Known also as Mexican Truffle, Huitlacoche is a Latin American delicacy, dating back to Aztec times. This is a prized foodstuff in these parts. It’s strange to think then that this is, in fact, a fungus — a plant disease dismissed elsewhere as Corn Smuts.
Found growing on affected ears of corn, Huitlacoche has an earthy flavour, a little like mushrooms. Like to put it to the test? Trust us on this one: it tastes much better than it sounds.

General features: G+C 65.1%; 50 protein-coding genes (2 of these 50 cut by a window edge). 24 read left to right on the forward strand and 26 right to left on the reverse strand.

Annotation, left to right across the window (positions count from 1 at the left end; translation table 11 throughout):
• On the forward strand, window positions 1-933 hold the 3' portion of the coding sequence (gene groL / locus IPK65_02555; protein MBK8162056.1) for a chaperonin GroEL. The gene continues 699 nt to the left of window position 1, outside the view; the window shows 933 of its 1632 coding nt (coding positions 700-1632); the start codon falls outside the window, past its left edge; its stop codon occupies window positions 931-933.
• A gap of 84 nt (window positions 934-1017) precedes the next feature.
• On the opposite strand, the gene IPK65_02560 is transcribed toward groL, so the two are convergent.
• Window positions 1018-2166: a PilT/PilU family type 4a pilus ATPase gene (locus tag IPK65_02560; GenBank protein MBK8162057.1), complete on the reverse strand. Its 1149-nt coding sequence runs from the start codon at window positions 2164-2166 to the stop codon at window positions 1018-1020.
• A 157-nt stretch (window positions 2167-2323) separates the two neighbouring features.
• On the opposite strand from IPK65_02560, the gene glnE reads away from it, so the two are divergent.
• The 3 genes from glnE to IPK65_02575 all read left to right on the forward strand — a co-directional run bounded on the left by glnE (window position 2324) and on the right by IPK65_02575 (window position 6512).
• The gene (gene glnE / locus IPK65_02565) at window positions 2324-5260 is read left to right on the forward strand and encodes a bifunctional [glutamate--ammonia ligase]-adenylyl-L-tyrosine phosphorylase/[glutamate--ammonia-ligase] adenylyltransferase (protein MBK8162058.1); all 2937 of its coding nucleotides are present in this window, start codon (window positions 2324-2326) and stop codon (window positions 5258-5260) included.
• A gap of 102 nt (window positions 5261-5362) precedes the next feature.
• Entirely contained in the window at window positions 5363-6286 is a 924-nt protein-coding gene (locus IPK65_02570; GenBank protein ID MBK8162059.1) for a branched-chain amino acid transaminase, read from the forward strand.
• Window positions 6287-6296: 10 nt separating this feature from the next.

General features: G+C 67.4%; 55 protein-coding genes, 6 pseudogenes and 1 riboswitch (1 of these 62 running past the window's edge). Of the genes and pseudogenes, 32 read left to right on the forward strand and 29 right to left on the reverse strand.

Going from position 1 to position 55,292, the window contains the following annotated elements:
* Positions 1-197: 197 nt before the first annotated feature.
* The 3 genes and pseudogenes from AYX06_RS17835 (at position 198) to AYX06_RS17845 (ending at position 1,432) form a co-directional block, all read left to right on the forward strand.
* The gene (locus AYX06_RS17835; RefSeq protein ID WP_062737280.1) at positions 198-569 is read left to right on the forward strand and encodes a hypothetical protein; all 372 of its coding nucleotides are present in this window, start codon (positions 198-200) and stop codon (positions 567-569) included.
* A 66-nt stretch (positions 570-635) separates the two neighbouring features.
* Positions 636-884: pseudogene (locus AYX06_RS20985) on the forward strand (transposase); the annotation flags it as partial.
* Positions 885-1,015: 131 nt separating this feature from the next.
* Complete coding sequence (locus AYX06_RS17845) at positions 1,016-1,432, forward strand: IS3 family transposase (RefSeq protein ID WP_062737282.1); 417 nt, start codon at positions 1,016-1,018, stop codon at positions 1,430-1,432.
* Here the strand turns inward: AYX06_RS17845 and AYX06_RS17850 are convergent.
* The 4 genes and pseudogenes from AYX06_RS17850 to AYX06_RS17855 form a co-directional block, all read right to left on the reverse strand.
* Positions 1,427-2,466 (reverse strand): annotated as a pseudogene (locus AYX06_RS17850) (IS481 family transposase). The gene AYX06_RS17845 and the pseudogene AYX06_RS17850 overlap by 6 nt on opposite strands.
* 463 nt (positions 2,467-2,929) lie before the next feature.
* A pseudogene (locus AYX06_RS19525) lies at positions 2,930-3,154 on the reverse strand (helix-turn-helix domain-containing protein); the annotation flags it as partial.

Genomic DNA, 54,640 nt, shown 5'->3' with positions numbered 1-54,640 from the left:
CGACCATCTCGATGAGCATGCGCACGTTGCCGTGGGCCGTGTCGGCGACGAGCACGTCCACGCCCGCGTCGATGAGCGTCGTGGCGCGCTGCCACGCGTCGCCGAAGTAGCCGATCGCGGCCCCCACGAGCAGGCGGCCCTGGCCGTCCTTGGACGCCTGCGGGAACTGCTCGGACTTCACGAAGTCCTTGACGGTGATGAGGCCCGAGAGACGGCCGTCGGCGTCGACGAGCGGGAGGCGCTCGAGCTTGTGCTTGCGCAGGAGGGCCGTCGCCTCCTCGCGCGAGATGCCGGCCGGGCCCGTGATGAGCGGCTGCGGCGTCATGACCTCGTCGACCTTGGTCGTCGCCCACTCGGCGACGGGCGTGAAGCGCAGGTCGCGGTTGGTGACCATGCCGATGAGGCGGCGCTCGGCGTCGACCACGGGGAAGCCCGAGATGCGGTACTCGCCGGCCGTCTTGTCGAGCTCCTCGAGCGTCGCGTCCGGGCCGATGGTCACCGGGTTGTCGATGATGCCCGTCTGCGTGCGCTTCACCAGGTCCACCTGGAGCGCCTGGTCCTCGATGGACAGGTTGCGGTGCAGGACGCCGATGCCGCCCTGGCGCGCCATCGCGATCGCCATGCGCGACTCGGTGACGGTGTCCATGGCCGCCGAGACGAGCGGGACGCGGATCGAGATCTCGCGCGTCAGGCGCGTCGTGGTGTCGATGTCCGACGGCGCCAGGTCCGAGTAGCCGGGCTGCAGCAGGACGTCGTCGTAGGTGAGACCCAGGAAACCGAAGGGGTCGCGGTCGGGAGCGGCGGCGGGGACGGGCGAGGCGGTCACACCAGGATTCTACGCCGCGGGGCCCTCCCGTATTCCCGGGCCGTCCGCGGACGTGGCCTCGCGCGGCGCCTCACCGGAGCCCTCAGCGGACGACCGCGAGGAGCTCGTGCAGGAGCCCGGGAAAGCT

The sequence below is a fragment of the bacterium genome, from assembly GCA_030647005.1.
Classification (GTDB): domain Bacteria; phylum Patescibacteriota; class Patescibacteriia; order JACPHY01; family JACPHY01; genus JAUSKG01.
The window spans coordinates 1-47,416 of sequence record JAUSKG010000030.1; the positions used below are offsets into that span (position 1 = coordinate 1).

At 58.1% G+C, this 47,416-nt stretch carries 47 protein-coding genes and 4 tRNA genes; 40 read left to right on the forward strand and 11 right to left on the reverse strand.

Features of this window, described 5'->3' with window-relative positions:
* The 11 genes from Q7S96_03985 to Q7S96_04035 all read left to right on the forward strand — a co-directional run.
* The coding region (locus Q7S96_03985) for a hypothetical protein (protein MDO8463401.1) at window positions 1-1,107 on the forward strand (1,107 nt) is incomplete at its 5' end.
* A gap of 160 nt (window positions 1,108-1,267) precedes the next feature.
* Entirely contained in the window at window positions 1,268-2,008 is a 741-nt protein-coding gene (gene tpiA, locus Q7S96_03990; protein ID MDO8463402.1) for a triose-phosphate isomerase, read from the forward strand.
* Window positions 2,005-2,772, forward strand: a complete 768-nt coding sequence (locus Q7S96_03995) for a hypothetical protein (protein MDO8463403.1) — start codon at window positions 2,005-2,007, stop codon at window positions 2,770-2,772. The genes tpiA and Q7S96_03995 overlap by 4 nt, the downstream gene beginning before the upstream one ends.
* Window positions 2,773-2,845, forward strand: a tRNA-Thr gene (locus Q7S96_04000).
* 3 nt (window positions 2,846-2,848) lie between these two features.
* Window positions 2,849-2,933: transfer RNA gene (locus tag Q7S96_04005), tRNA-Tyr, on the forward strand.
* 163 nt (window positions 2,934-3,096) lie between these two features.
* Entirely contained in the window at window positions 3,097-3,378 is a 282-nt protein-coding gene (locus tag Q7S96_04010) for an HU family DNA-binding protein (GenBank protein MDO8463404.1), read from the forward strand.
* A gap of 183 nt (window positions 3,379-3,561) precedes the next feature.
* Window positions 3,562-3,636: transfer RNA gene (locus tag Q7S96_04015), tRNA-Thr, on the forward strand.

Sharp-eyed foodies harvest the blue-black spores for use in various Mexican dishes — including quesadillas, tortillas and soups. It can be bought canned or jarred from stores and markets, but is best enjoyed in freshly-prepared favourites from traditional street food stalls. Smothered in melted cheese and topped with spicy salsa, Huitlacoche can be elevated from fungus to fine food in an instant. Weird perhaps, but a tasty treat indeed.
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